In the sixth and early seventh centuries, Iran continues to be integral to the Sasanian empire. Sasanian power, however, comes to an end with the introduction of Islam in the seventh century by Arab conquerors. Iran becomes a province of the great Umayyad and ‘Abbasid Islamic empires. While Sasanian traditions are felt in the early Islamic period, artistic impulses from capital cities further west (Damascus, Baghdad, and Samarra’) become important. Along with the rise of local dynasties in the ninth century, these influences help establish a rich and diverse artistic expression that is distinctly Islamic and Iranian.
Khusrau I, called Anushirvan (r. 531–79), initially makes peace with the Byzantine empire and introduces a number of reforms. New forms of land survey and taxation stimulate the economy. Khusrau protects the frontiers of his empire by dividing it into four military zones, each commanded by one general.
Khusrau briefly captures Antioch from the Byzantine empire in the west while, in the east, he crushes the nomadic Hephthalite Huns. The Byzantine chronicler Procopius records the conflict with Byzantium, which lasts some twenty years. Near Ctesiphon in central Mesopotamia, Khusrau builds a new city called Veh az Antiok Khusrau (Better than Antioch Khusrau). The royal seal of Khusrau bears the image of a wild boar. This popular and widespread symbol in Sasanian art appears in stucco friezes, stone reliefs, and royal silver plates.
During the reign of the Rightly Guided Caliph ‘Umar ibn al-Khattab, Arab armies under the banner of Islam defeat Sasanian forces at the battle of Nahavand (642), marking the de facto end of the Sasanian empire. The last Sasanian ruler, Yazdgard III, flees to Merv, where he dies in 651. The influence of Sasanian art and architecture is strongly felt in the early Islamic period in Iran.
With the shift of the seat of power to Baghdad under the Abbasids, Iran is in close contact with the center of Islamic civilization. Persian bureaucrats gain key positions in the Abbasid hierarchy. Artistic impulses emanating from Baghdad and Samarra are felt even in the remotest Iranian provinces.
Congregational mosques in the Abbasid style are built in various Iranian cities. Surviving examples include the mosques of Damghan, Fahraj, Isfahan, and Siraf.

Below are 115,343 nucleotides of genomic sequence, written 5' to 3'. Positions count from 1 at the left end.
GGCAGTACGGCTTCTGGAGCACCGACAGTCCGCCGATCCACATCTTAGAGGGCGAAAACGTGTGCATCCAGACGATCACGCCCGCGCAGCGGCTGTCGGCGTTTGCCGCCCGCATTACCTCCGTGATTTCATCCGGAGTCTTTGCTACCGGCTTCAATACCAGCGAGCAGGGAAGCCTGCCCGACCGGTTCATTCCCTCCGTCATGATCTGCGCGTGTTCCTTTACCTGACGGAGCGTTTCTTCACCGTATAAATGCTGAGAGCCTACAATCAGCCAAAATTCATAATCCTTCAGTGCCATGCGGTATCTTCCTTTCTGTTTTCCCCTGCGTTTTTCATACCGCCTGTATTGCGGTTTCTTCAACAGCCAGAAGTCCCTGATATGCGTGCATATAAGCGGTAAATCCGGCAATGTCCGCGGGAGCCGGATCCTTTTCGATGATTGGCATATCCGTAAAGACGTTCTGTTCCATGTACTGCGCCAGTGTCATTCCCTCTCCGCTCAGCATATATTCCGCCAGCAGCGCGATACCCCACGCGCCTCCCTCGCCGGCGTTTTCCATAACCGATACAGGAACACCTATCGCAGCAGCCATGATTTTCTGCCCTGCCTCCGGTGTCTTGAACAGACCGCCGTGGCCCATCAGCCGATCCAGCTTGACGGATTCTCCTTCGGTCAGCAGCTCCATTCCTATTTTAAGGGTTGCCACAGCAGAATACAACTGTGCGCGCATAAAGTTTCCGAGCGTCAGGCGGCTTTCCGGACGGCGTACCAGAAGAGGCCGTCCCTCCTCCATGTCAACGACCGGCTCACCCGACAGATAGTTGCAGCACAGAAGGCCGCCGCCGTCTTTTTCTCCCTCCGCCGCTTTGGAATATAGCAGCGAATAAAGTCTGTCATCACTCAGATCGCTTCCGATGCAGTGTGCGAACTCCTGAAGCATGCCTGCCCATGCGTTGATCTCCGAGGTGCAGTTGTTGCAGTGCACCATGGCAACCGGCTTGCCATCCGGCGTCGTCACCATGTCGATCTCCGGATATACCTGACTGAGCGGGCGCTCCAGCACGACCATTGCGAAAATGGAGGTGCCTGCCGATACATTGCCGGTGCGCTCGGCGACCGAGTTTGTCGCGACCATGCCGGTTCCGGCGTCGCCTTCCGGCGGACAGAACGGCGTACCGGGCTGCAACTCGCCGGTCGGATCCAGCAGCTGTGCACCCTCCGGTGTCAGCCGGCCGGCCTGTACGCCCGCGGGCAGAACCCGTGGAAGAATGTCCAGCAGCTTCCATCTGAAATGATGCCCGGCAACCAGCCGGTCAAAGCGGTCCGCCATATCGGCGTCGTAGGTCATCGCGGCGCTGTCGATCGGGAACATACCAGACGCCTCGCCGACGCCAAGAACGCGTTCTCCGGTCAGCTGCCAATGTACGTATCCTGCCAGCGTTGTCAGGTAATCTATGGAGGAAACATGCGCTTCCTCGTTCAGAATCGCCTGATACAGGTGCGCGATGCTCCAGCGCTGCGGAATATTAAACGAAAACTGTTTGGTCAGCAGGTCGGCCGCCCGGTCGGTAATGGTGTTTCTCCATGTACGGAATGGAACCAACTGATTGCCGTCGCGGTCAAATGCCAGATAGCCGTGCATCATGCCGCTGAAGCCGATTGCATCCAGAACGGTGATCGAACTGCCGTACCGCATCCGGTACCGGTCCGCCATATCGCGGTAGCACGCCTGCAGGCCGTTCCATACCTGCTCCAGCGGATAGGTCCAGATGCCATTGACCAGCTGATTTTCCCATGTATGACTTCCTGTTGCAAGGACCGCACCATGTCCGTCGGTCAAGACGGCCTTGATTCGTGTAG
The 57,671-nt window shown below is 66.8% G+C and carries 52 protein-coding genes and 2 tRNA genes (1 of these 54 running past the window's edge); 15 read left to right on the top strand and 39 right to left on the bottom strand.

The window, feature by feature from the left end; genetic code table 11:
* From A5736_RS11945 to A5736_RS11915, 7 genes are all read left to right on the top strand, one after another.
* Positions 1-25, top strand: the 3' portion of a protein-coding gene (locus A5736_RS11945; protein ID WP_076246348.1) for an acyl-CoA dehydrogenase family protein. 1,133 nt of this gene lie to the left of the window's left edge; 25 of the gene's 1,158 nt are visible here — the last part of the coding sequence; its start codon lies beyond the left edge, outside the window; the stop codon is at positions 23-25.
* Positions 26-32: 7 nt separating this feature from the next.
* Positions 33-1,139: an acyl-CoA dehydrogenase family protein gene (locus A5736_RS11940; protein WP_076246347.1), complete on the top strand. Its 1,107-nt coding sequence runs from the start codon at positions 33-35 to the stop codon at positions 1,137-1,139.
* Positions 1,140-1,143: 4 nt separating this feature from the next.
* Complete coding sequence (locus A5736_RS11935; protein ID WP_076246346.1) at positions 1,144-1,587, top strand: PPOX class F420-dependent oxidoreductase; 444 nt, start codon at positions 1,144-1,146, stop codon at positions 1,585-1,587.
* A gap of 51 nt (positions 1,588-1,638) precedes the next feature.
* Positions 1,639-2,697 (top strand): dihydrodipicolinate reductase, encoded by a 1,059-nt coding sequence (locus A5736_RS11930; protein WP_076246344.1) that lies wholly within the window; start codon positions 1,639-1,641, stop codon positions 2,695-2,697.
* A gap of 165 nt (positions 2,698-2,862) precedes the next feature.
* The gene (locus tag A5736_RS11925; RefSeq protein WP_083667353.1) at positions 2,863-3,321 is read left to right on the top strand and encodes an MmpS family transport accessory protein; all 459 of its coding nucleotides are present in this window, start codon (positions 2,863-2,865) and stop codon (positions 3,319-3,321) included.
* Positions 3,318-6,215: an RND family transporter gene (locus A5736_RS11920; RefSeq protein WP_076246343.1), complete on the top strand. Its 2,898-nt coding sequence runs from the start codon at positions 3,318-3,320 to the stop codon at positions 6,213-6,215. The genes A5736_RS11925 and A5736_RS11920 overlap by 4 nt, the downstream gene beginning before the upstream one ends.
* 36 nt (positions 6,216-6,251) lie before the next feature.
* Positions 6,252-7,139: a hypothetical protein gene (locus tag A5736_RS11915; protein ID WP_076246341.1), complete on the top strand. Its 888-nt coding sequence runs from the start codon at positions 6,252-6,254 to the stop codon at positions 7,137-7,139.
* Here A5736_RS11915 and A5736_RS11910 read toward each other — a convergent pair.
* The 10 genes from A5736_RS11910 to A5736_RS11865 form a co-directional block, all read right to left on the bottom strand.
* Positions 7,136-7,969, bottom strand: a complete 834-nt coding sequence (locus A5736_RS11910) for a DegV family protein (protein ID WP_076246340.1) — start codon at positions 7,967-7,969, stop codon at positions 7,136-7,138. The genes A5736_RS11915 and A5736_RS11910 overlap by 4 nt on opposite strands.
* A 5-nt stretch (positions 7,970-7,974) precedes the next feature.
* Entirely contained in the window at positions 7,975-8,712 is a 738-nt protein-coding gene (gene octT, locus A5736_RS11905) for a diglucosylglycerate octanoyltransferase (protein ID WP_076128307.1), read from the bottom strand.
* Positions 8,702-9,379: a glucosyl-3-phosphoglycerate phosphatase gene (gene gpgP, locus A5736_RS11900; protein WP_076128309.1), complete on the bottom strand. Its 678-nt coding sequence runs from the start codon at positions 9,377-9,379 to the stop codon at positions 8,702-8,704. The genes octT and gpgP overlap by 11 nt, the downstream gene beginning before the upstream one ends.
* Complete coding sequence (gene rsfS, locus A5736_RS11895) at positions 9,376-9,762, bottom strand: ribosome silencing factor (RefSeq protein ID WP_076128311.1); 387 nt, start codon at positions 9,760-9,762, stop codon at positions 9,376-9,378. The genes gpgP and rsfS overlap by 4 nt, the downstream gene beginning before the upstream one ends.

As the Abbasid caliphate centered in Baghdad begins to disintegrate, several Iranian dynasties such as the Tahirids, Saffarids, Samanids, and Buyids gain power in the eastern Islamic provinces, leaving Abbasid political power effectively limited to Iraq. Until the end of the tenth century, these dynasties prevent a large-scale migration of Turkic nomads from the Central Asian steppe.
The Samanids establish autonomous control in the Khurasan region and rule quite independently from Nishapur, their provincial capital in eastern Iran. The age of the Samanids marks a renaissance of Iranian culture in which their court is associated with the rise of Persian literature. Various pre-Islamic traditions are revived and integrated into the Islamic artistic language. In this way, a symbiosis emerges from the two trends of pan-Islamic Arabic and Iranian traditions. This cultural blend continues for several centuries until the social, ethnic, and political structure of the region is modified by the input of Turkic populations. New congregational mosques are built and older ones renewed and enlarged in order to serve the growing Muslim community. The mosques of Nayin (960), Niriz (973), and Isfahan (Buyid enlargement, 985–1040) are among the few surviving examples.
Particularly fine ceramics, metalwork, and relief-cut glass are produced in Iran. Artists in Nishapur develop very distinctive ceramics in which slip painting beneath a transparent glaze produces a durable surface on earthenware pottery and allows for much creativity.
The forces of the Iranian Buyid dynasty, supporters of Shi‘a Islam, enter Baghdad and take control of the weakened Abbasid caliphate. From this point onward, until the formal end of the dynasty in 1258, the influence of the ‘Abbasid caliphs is limited to the moral and spiritual spheres, as the heads of Orthodox Sunni Islam.
“Iran, 500–1000 A.D.” In Heilbrunn Timeline of Art History. New York: The Metropolitan Museum of Art, 2000–. http://www.metmuseum.org/toah/ht/?period=06®ion=wai (October 2001)